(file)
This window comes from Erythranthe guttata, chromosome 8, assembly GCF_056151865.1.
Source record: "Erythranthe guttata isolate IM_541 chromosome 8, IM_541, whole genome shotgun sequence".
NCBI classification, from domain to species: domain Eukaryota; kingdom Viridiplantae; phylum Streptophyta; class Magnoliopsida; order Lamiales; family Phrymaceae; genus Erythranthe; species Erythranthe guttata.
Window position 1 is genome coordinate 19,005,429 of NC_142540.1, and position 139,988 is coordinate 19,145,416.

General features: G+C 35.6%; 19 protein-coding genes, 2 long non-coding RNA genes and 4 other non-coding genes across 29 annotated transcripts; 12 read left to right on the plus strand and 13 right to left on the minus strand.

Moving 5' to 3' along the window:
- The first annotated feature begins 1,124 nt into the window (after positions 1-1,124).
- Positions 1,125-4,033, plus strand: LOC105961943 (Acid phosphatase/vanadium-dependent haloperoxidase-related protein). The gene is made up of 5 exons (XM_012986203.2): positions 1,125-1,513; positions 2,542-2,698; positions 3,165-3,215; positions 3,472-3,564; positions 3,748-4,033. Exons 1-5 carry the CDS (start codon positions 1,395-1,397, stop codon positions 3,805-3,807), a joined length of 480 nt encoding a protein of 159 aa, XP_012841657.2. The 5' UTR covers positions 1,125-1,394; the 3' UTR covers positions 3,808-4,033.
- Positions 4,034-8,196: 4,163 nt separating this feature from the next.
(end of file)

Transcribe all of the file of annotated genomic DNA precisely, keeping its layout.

This window comes from Erythranthe guttata, chromosome 8, assembly GCF_056151865.1.
Source record: "Erythranthe guttata isolate IM_541 chromosome 8, IM_541, whole genome shotgun sequence".
NCBI classification, from domain to species: domain Eukaryota; kingdom Viridiplantae; phylum Streptophyta; class Magnoliopsida; order Lamiales; family Phrymaceae; genus Erythranthe; species Erythranthe guttata.
Window position 1 is genome coordinate 19,005,429 of NC_142540.1, and position 139,988 is coordinate 19,145,416.

General features: G+C 35.6%; 19 protein-coding genes, 2 long non-coding RNA genes and 4 other non-coding genes across 29 annotated transcripts; 12 read left to right on the plus strand and 13 right to left on the minus strand.

Moving 5' to 3' along the window:
- The first annotated feature begins 1,124 nt into the window (after positions 1-1,124).
- Positions 1,125-4,033, plus strand: LOC105961943 (Acid phosphatase/vanadium-dependent haloperoxidase-related protein). The gene is made up of 5 exons (XM_012986203.2): positions 1,125-1,513; positions 2,542-2,698; positions 3,165-3,215; positions 3,472-3,564; positions 3,748-4,033. Exons 1-5 carry the CDS (start codon positions 1,395-1,397, stop codon positions 3,805-3,807), a joined length of 480 nt encoding a protein of 159 aa, XP_012841657.2. The 5' UTR covers positions 1,125-1,394; the 3' UTR covers positions 3,808-4,033.
- Positions 4,034-8,196: 4,163 nt separating this feature from the next.